Lena Dunham On Knowing Nora Ephron (And Our Relief That These Two Geniuses Met)

“Above all, be the heroine of your life, not the victim.”

                                                                                                            -Nora Ephron  

Is Lena Dunham the Nora Ephron of our generation?

After Mrs. Ephron died last month I wanted to write about her on this blog. Stupidly, I thought that night I would get in bed, reread some of her essays, get some inspiration and write a brilliant tribute. I wanted to, I thought I needed to, and I thought it would help me put into words why I admired her so much. Instead, I just sat there, stared at my computer screen and ultimately succumbed to reading what everyone else had to say about her on the internet.

In the last couple of weeks I’ve thought about her a lot. I read her works and I went on a mad hunt across Toronto to buy ‘I Feel Bad About My Neck’, a book I had read a few years ago but never owned. It wasn’t until I started rereading the book that I was able to BEGIN to articulate why I admired her so much. I was also able to understand how people like Nora, visionaries, wonder women, thinkers, shape our lives over the years in such subtle sneaky ways that we don’t even realize it’s happening until they’re gone and we feel the hole left in our heart and spirit.

I didn’t have to know Nora personally to have felt the impact of her words, characters and stories. To be inspired by her wisdom and love, which were always forefront in everything she did. I have to admit, I spent the first couple of days after her death trying to figure out why I cared so much. I mean, I was pretty young when I was watching all her movies. Most of her brilliant characters are women older than me and with much different lives, and my generation wasn’t really her target audience. This is what I came up with: To me she represented what I could and wanted to be. She made me think, strive to be better, smarter, and respect an art form that has the capacity to change minds and lives. In short, she represented an ideal. The ideal artist and human being who wants to do the right thing and share wisdom, passion and love. Knowing that there are people like this out there is comforting. When someone like Nora is no longer with us it’s a devastating thought. It’s sad to think of what else she could have taught us and who else she could have changed with her words.

This takes me to Lena Dunham. Boy am I glad Nora influenced her from a very young age and took her under her wing during the last year of her life. Dunham may argue this point, but I think she was a pretty brilliant person long before meeting Ephron or watching her movies. Like Ephron, she has a unique voice and a determination to be heard. I also think she feels a responsibility to tell the truth, specifically about our generation. It only takes the pilot episode of her hit HBO show ‘Girls’ to see her gift. Her gift of words, of storytelling and of humour. She doesn’t shy away from the truth. Instead she celebrates the highs and lows and ridiculousness of our generation, and our adventures in this crazy place we call the world. She seems fearless but at the same time incredibly uncomfortable with the spotlight that is currently on her. Yet, I know she will carry the torch proudly and continue to be the voice of our generation…or at least a generation. :)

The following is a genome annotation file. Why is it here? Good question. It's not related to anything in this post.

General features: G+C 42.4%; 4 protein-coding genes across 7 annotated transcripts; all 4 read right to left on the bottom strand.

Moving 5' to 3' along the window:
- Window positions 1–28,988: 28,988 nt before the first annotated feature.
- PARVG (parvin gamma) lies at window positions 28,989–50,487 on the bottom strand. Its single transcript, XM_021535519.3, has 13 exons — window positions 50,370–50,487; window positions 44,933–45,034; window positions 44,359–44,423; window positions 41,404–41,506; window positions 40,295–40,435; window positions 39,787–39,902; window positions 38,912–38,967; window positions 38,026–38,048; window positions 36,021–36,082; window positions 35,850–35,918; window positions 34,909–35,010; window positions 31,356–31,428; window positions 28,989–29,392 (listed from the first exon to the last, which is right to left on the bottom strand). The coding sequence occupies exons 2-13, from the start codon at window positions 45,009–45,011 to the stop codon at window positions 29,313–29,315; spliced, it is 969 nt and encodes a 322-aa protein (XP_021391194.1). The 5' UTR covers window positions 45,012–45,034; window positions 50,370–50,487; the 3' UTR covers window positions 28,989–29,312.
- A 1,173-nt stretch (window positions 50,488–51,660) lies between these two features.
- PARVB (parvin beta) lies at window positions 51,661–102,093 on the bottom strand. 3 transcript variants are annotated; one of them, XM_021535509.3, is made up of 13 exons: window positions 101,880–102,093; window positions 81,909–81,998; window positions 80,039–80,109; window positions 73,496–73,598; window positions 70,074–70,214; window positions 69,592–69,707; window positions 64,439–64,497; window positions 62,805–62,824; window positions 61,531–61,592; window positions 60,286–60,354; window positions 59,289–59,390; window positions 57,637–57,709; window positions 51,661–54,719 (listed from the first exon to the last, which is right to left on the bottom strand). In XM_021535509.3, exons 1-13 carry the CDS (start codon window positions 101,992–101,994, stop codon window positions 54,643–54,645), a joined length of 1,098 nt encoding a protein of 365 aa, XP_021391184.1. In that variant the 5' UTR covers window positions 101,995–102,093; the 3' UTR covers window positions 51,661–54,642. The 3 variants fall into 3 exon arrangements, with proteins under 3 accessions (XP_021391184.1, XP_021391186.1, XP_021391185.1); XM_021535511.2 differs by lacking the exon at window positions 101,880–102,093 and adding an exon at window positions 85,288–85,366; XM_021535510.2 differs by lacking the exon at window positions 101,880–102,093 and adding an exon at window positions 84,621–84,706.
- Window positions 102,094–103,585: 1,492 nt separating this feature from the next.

Lena wrote an incredible article in The New Yorker about her relationship with Ephron. It was both enlightening and beautiful. At one point I thought maybe I would just link the article here instead of writing something myself! Lena’s words and thoughts are what finally pushed me to write this and articulate my thoughts on Nora. I urge all young women, especially creative women to read it. I know we are always striving for inspiration and mentorship and  Lena’s relationship with Nora was the little piece of beauty I had been waiting for.

“Her advice was unparalleled. At one of our lunches this past January, I was sheepishly describing a male companion’s lack of support for my professional endeavors. She nodded in a very “don’t be stupid” way, as if I already knew what I had to do: “You can’t possibly meet someone right now. When I met Nick, I was already totally notorious”—note: Nora was the only person who could make that word sound neither braggy nor sinister—“and he understood exactly what he was getting into. You can’t meet someone until you’ve become what you’re becoming.” Panicked, I asked, “How long will that take?”

Nora considered a moment. “Give it six months.””

-Lena Dunham

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